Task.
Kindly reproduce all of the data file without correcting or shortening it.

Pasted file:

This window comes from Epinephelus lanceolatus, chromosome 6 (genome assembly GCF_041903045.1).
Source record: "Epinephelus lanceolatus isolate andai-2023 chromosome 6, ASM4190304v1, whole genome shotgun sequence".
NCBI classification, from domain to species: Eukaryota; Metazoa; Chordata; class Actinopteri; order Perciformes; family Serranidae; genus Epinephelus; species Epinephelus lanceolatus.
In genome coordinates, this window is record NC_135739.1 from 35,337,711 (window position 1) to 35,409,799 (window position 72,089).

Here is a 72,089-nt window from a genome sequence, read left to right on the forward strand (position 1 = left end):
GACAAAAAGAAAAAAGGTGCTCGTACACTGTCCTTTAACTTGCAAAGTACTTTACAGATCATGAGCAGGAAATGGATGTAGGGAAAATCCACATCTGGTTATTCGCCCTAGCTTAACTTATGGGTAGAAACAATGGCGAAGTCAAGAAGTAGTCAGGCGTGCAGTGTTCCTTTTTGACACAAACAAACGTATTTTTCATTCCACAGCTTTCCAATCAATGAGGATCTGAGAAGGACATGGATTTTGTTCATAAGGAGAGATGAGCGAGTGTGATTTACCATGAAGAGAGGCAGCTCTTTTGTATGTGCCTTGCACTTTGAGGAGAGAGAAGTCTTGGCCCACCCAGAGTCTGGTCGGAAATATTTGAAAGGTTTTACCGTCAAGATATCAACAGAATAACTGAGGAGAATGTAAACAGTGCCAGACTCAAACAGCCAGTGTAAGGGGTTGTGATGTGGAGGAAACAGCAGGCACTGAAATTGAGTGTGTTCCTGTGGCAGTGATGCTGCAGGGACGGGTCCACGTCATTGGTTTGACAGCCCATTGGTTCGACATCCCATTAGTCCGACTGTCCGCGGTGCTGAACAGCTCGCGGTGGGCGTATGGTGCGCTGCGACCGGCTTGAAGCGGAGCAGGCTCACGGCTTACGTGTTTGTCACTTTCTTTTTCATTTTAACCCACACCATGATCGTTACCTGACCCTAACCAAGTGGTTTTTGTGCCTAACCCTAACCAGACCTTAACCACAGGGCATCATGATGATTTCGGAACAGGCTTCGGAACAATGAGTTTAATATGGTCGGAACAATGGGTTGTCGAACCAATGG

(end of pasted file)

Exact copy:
This window comes from Epinephelus lanceolatus, chromosome 6 (genome assembly GCF_041903045.1).
Source record: "Epinephelus lanceolatus isolate andai-2023 chromosome 6, ASM4190304v1, whole genome shotgun sequence".
NCBI classification, from domain to species: Eukaryota; Metazoa; Chordata; class Actinopteri; order Perciformes; family Serranidae; genus Epinephelus; species Epinephelus lanceolatus.
In genome coordinates, this window is record NC_135739.1 from 35,337,711 (window position 1) to 35,409,799 (window position 72,089).

Here is a 72,089-nt window from a genome sequence, read left to right on the forward strand (position 1 = left end):
GACAAAAAGAAAAAAGGTGCTCGTACACTGTCCTTTAACTTGCAAAGTACTTTACAGATCATGAGCAGGAAATGGATGTAGGGAAAATCCACATCTGGTTATTCGCCCTAGCTTAACTTATGGGTAGAAACAATGGCGAAGTCAAGAAGTAGTCAGGCGTGCAGTGTTCCTTTTTGACACAAACAAACGTATTTTTCATTCCACAGCTTTCCAATCAATGAGGATCTGAGAAGGACATGGATTTTGTTCATAAGGAGAGATGAGCGAGTGTGATTTACCATGAAGAGAGGCAGCTCTTTTGTATGTGCCTTGCACTTTGAGGAGAGAGAAGTCTTGGCCCACCCAGAGTCTGGTCGGAAATATTTGAAAGGTTTTACCGTCAAGATATCAACAGAATAACTGAGGAGAATGTAAACAGTGCCAGACTCAAACAGCCAGTGTAAGGGGTTGTGATGTGGAGGAAACAGCAGGCACTGAAATTGAGTGTGTTCCTGTGGCAGTGATGCTGCAGGGACGGGTCCACGTCATTGGTTTGACAGCCCATTGGTTCGACATCCCATTAGTCCGACTGTCCGCGGTGCTGAACAGCTCGCGGTGGGCGTATGGTGCGCTGCGACCGGCTTGAAGCGGAGCAGGCTCACGGCTTACGTGTTTGTCACTTTCTTTTTCATTTTAACCCACACCATGATCGTTACCTGACCCTAACCAAGTGGTTTTTGTGCCTAACCCTAACCAGACCTTAACCACAGGGCATCATGATGATTTCGGAACAGGCTTCGGAACAATGAGTTTAATATGGTCGGAACAATGGGTTGTCGAACCAATGG